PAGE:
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Zim women's struggle 'costly'
July 25, 2007

Harare - At the same time as the government of Zimbabwean President Robert Mugabe is taking steps to protect women from domestic violence, its security forces are raining down baton blows on women activists, one female victim said on Wednesday.

Grace Kwinjeh, a 33-year-old mother of three, was one of four women in a group of opposition supporters, including Movement for Democratic Change (MDC) leader Morgan Tsvangirai, who was badly beaten by Zimbabwean police on March 11 for trying to attend a prayer rally. Sixty-four-year-old Sekai Holland was another.

Images of the two women's battered legs, arms, buttocks were circulated widely in the aftermath of the attack, fuelling international outcry about the state's crackdown on the opposition.

"We just had the Domestic Violence Bill enacted (passed by parliament at the end of 2006) but at the same time state violence against women is increasing," said the soft-spoken journalist-turned-activist.

'Able-bodied men flee abroad'

After being beaten by police using batons and iron bars - first together with other detainees and then later in a police cell - Kwinjeh suffered dizzy spells, vomiting, heavy bruising and could "hardly walk".

"It's all meant to humiliate you so that you lose your self-confidence. It sort of diminishes you as a person. But when you're a leader you have to keep pushing on," the MDC's former representative in Brussels said, swallowing hard.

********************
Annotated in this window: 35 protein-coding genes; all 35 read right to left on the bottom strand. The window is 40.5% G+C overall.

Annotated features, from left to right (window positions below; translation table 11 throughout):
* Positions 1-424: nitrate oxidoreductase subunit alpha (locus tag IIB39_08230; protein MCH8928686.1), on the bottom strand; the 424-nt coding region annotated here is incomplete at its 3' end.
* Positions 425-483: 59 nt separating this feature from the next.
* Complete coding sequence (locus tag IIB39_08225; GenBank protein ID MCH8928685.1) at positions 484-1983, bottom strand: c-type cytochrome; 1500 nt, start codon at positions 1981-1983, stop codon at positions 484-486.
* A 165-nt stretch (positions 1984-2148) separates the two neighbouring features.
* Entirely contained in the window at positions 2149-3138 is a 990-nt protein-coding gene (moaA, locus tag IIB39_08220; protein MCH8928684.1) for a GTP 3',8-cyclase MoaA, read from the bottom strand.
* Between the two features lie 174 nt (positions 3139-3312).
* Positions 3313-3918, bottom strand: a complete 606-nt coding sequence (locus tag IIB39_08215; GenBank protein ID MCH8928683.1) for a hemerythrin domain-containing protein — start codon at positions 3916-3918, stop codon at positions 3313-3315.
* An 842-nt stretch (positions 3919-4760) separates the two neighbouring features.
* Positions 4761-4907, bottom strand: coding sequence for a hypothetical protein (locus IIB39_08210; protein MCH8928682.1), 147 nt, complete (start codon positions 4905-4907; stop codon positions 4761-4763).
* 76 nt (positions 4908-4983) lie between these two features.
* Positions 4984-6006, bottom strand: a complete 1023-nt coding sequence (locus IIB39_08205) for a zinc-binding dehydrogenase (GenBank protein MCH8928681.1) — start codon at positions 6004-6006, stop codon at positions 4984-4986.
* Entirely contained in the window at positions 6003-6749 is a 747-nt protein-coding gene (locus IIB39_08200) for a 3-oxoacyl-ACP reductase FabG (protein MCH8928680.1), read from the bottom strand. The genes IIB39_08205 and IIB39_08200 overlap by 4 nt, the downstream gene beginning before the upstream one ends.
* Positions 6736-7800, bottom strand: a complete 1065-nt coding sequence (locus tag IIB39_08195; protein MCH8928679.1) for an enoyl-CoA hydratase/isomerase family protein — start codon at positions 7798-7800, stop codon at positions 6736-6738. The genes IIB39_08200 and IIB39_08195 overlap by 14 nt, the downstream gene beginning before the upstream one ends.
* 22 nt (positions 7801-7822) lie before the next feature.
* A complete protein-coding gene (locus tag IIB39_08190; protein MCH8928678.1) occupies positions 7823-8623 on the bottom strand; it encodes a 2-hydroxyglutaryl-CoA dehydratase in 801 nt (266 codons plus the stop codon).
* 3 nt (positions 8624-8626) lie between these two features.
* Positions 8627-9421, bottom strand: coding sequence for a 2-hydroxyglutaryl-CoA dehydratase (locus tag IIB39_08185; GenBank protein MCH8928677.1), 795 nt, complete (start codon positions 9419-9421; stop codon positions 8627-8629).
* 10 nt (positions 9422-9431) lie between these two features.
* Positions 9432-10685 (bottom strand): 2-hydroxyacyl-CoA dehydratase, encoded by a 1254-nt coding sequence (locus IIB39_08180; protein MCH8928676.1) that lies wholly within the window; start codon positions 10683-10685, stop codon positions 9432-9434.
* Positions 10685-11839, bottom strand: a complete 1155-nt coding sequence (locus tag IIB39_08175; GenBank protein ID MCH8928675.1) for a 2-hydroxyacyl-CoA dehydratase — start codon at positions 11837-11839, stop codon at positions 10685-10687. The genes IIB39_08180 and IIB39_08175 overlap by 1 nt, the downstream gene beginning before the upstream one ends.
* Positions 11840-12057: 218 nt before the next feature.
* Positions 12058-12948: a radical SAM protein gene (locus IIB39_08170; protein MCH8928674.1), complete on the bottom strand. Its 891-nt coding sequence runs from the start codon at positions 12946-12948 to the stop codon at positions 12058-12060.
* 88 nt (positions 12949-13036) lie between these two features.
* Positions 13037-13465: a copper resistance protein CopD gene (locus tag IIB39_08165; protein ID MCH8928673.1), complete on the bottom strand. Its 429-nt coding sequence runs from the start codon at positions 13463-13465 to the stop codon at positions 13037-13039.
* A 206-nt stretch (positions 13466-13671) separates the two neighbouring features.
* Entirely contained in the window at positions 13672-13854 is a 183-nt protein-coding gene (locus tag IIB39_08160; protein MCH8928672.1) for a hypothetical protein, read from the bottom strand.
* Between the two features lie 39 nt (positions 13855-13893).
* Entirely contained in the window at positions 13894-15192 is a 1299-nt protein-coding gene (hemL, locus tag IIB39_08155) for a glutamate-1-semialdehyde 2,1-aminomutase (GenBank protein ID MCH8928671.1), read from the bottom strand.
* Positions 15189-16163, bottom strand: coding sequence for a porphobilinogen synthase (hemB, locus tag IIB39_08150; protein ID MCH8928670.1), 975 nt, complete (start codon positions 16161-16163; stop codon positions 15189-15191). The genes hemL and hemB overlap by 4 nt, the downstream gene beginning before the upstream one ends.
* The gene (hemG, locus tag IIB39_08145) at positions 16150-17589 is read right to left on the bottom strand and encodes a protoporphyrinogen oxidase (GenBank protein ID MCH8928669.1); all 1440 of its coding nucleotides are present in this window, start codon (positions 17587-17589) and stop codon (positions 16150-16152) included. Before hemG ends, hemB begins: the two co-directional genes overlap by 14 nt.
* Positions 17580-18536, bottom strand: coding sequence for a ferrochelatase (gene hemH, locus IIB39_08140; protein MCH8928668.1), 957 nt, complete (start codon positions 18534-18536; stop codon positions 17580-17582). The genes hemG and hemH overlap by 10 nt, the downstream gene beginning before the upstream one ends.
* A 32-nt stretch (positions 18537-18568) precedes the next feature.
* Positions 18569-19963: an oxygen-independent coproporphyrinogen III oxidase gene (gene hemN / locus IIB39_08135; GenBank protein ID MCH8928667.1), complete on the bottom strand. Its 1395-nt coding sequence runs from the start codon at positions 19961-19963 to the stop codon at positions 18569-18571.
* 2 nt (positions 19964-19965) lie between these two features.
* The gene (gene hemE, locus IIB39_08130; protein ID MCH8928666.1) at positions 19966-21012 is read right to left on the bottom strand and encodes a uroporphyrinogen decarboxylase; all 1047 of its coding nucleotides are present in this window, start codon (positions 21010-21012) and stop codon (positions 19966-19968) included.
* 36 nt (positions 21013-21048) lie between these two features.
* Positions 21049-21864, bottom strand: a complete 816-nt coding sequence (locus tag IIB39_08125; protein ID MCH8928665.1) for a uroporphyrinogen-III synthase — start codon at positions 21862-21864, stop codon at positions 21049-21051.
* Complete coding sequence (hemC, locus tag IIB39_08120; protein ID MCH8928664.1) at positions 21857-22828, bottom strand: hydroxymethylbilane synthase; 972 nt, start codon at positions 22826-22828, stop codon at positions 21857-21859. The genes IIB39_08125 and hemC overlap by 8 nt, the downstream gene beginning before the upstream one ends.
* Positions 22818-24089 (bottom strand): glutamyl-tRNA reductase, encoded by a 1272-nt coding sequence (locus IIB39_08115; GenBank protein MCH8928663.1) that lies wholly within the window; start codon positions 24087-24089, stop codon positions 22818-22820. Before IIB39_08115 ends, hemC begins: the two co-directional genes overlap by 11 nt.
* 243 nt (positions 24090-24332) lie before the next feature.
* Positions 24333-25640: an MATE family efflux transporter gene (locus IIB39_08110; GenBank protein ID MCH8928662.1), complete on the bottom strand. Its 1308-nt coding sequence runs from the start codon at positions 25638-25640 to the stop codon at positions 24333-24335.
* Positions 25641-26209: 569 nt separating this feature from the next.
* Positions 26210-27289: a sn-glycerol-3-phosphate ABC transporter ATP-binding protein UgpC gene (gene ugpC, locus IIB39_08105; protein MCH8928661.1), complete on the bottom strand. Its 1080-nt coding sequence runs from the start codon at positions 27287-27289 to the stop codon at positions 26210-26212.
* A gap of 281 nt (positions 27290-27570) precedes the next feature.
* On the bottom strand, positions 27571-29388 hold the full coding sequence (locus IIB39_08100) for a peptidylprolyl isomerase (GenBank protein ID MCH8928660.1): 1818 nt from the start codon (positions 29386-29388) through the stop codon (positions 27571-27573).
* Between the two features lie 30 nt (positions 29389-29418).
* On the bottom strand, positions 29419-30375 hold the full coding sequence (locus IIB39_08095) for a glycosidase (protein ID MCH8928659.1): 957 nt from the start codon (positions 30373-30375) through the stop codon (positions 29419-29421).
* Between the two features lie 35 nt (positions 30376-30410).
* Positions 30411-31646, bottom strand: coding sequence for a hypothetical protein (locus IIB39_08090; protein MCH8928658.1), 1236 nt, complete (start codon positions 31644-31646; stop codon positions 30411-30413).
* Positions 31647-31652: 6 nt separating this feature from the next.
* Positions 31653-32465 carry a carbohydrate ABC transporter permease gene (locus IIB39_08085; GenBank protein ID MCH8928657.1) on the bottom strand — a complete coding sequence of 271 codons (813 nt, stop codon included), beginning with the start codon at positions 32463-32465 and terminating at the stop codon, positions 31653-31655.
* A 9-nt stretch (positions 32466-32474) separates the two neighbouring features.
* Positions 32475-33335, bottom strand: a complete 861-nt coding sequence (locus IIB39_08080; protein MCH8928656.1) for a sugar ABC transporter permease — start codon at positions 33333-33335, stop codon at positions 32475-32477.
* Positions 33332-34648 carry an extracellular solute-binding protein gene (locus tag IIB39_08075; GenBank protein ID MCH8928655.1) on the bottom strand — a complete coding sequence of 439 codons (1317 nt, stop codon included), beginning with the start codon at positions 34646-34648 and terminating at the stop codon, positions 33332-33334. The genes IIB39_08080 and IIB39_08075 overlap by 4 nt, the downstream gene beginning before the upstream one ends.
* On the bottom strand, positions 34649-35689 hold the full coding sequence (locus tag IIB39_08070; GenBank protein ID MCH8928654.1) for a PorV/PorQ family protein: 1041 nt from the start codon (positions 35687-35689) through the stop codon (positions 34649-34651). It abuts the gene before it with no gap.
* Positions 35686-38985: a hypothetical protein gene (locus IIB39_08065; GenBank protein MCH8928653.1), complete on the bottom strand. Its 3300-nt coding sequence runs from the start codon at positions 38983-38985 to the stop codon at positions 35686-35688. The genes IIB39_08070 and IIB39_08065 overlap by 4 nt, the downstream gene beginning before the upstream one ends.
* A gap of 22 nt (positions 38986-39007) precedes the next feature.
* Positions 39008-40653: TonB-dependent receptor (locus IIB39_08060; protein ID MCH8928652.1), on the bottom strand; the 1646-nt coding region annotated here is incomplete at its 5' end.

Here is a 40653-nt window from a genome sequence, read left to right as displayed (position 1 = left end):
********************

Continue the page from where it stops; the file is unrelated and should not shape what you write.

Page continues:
Dozens of female activists, including several members of the rights group Women of Zimbabwe Arise (Woza), have reported being subjected to beatings while in police custody, global rights watchdog Amnesty International said on Wednesday.

Women who are often left shouldering the responsibility for feeding the family as able-bodied men flee abroad in search of work, are badly treated if they protest government policies, the report found.

For example, women's rights activists were barred from buying the staple maize grain from the state-run Grain Marketing Board (GMB), the country's sole grain seller, it said.

'Raped while crossing the border'

"The Zimbabwean government needs to address the underlying economic and social problems that are motivating women to protest - rather than attacking them and criminalizing their legitimate activities in defence of human rights," said Irene Khan, the secretary general of Amnesty.

Sanitary towels are now a luxury, even for middle-class women. A box of tampons cost her almost as much as the rent on her apartment in Harare, she said.

As women run out of options for survival, more and more women are joining the men in trying to jump the three-deep border fence into South Africa, leaving their children behind with family.

But protesting with your feet is as dangerous as protesting on Zimbabwe's streets. A farmer in Musina on the South African side of the border told of finding a woman naked, nearly dead, after she was raped while crossing the border. - Sapa-dpa

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